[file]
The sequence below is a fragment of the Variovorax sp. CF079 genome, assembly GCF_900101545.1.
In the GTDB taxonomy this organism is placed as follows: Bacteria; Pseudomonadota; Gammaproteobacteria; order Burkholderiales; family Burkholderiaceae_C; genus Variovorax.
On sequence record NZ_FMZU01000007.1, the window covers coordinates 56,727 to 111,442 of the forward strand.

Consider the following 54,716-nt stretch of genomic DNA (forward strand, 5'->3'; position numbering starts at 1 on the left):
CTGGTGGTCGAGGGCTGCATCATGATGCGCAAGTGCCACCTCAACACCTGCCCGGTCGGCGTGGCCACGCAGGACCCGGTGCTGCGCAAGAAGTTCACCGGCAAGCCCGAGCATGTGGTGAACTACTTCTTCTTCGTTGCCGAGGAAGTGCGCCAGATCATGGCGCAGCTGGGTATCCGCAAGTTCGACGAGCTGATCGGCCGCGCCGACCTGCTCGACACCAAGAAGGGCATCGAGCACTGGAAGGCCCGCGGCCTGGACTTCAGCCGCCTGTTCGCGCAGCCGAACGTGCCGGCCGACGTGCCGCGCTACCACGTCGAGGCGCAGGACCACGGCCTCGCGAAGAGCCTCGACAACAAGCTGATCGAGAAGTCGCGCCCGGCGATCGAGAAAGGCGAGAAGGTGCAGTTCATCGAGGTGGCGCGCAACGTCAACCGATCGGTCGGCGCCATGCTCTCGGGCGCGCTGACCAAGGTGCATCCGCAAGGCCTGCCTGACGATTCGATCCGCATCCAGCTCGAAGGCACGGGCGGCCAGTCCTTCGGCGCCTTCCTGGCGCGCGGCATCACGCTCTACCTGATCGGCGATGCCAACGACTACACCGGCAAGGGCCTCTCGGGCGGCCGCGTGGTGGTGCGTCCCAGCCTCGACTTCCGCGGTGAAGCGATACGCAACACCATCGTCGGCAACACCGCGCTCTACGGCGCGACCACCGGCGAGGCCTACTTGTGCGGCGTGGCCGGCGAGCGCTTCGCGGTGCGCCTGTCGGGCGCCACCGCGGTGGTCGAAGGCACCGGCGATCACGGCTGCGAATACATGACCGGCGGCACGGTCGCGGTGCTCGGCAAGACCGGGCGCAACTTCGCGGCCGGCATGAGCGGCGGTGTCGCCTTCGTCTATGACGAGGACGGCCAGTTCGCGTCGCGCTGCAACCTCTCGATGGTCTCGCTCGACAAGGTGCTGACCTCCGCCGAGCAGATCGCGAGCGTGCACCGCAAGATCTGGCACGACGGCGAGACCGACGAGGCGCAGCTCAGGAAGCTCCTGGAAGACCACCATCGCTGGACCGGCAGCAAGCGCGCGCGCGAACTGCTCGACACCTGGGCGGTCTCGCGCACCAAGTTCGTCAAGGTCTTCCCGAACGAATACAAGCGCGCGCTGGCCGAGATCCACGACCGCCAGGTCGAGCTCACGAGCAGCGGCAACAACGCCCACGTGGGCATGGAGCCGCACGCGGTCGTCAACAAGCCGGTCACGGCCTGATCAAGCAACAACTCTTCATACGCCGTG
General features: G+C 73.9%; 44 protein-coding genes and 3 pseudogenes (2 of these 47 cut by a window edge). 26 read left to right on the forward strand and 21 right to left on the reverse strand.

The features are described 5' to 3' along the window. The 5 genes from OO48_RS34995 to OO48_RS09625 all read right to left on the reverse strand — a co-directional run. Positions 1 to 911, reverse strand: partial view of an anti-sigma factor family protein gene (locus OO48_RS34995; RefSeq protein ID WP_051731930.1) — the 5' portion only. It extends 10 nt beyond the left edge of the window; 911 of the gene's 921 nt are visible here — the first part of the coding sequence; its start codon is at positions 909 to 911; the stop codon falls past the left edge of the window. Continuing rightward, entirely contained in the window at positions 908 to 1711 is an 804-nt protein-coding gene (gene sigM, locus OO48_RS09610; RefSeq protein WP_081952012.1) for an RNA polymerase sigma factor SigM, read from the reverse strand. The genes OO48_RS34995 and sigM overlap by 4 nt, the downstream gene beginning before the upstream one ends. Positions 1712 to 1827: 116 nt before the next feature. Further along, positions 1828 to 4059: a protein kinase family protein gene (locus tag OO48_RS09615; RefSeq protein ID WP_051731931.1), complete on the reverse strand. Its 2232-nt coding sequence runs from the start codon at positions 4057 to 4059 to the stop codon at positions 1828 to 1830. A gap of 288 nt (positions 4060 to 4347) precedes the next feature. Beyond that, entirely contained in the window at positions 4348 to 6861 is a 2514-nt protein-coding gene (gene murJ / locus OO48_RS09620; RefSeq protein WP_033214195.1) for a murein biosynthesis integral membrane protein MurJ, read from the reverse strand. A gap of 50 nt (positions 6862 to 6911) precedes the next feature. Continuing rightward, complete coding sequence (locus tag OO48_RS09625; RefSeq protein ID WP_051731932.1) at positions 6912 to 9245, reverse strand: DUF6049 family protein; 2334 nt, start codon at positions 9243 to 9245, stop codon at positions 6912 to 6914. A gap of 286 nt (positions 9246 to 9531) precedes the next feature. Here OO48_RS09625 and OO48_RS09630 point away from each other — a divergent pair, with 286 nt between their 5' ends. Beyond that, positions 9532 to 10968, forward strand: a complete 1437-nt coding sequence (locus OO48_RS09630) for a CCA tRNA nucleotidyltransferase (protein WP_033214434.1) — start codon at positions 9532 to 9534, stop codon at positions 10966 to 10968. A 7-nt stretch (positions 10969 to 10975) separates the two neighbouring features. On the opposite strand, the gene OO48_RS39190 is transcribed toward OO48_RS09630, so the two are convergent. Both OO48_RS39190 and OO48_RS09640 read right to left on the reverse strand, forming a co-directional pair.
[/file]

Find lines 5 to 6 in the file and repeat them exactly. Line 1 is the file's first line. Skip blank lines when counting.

CTGGTGGTCGAGGGCTGCATCATGATGCGCAAGTGCCACCTCAACACCTGCCCGGTCGGCGTGGCCACGCAGGACCCGGTGCTGCGCAAGAAGTTCACCGGCAAGCCCGAGCATGTGGTGAACTACTTCTTCTTCGTTGCCGAGGAAGTGCGCCAGATCATGGCGCAGCTGGGTATCCGCAAGTTCGACGAGCTGATCGGCCGCGCCGACCTGCTCGACACCAAGAAGGGCATCGAGCACTGGAAGGCCCGCGGCCTGGACTTCAGCCGCCTGTTCGCGCAGCCGAACGTGCCGGCCGACGTGCCGCGCTACCACGTCGAGGCGCAGGACCACGGCCTCGCGAAGAGCCTCGACAACAAGCTGATCGAGAAGTCGCGCCCGGCGATCGAGAAAGGCGAGAAGGTGCAGTTCATCGAGGTGGCGCGCAACGTCAACCGATCGGTCGGCGCCATGCTCTCGGGCGCGCTGACCAAGGTGCATCCGCAAGGCCTGCCTGACGATTCGATCCGCATCCAGCTCGAAGGCACGGGCGGCCAGTCCTTCGGCGCCTTCCTGGCGCGCGGCATCACGCTCTACCTGATCGGCGATGCCAACGACTACACCGGCAAGGGCCTCTCGGGCGGCCGCGTGGTGGTGCGTCCCAGCCTCGACTTCCGCGGTGAAGCGATACGCAACACCATCGTCGGCAACACCGCGCTCTACGGCGCGACCACCGGCGAGGCCTACTTGTGCGGCGTGGCCGGCGAGCGCTTCGCGGTGCGCCTGTCGGGCGCCACCGCGGTGGTCGAAGGCACCGGCGATCACGGCTGCGAATACATGACCGGCGGCACGGTCGCGGTGCTCGGCAAGACCGGGCGCAACTTCGCGGCCGGCATGAGCGGCGGTGTCGCCTTCGTCTATGACGAGGACGGCCAGTTCGCGTCGCGCTGCAACCTCTCGATGGTCTCGCTCGACAAGGTGCTGACCTCCGCCGAGCAGATCGCGAGCGTGCACCGCAAGATCTGGCACGACGGCGAGACCGACGAGGCGCAGCTCAGGAAGCTCCTGGAAGACCACCATCGCTGGACCGGCAGCAAGCGCGCGCGCGAACTGCTCGACACCTGGGCGGTCTCGCGCACCAAGTTCGTCAAGGTCTTCCCGAACGAATACAAGCGCGCGCTGGCCGAGATCCACGACCGCCAGGTCGAGCTCACGAGCAGCGGCAACAACGCCCACGTGGGCATGGAGCCGCACGCGGTCGTCAACAAGCCGGTCACGGCCTGATCAAGCAACAACTCTTCATACGCCGTG
General features: G+C 73.9%; 44 protein-coding genes and 3 pseudogenes (2 of these 47 cut by a window edge). 26 read left to right on the forward strand and 21 right to left on the reverse strand.